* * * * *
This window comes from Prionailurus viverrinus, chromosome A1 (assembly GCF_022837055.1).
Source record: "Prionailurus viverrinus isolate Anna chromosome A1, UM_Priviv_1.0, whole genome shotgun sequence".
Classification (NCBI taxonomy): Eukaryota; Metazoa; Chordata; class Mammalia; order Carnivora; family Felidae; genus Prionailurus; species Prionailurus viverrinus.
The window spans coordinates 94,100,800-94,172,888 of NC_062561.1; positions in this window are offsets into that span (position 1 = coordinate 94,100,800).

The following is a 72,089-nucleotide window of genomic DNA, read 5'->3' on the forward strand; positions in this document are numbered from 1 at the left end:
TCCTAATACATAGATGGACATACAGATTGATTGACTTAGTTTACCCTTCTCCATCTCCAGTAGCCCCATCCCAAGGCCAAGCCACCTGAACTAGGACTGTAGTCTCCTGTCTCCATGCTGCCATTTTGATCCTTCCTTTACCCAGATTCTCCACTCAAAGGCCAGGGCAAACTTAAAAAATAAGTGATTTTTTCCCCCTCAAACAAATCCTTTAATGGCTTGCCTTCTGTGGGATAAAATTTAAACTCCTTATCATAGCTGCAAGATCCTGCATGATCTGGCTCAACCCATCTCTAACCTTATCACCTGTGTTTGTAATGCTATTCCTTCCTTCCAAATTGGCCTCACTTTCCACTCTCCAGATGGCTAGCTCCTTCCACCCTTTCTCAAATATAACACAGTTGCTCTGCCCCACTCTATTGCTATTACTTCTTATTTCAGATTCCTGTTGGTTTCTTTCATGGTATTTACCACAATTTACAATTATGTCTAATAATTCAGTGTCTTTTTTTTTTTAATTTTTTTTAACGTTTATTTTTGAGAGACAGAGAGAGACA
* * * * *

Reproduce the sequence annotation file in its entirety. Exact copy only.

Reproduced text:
This window comes from Prionailurus viverrinus, chromosome A1 (assembly GCF_022837055.1).
Source record: "Prionailurus viverrinus isolate Anna chromosome A1, UM_Priviv_1.0, whole genome shotgun sequence".
Classification (NCBI taxonomy): Eukaryota; Metazoa; Chordata; class Mammalia; order Carnivora; family Felidae; genus Prionailurus; species Prionailurus viverrinus.
The window spans coordinates 94,100,800-94,172,888 of NC_062561.1; positions in this window are offsets into that span (position 1 = coordinate 94,100,800).

The following is a 72,089-nucleotide window of genomic DNA, read 5'->3' on the forward strand; positions in this document are numbered from 1 at the left end:
TCCTAATACATAGATGGACATACAGATTGATTGACTTAGTTTACCCTTCTCCATCTCCAGTAGCCCCATCCCAAGGCCAAGCCACCTGAACTAGGACTGTAGTCTCCTGTCTCCATGCTGCCATTTTGATCCTTCCTTTACCCAGATTCTCCACTCAAAGGCCAGGGCAAACTTAAAAAATAAGTGATTTTTTCCCCCTCAAACAAATCCTTTAATGGCTTGCCTTCTGTGGGATAAAATTTAAACTCCTTATCATAGCTGCAAGATCCTGCATGATCTGGCTCAACCCATCTCTAACCTTATCACCTGTGTTTGTAATGCTATTCCTTCCTTCCAAATTGGCCTCACTTTCCACTCTCCAGATGGCTAGCTCCTTCCACCCTTTCTCAAATATAACACAGTTGCTCTGCCCCACTCTATTGCTATTACTTCTTATTTCAGATTCCTGTTGGTTTCTTTCATGGTATTTACCACAATTTACAATTATGTCTAATAATTCAGTGTCTTTTTTTTTTTAATTTTTTTTAACGTTTATTTTTGAGAGACAGAGAGAGACA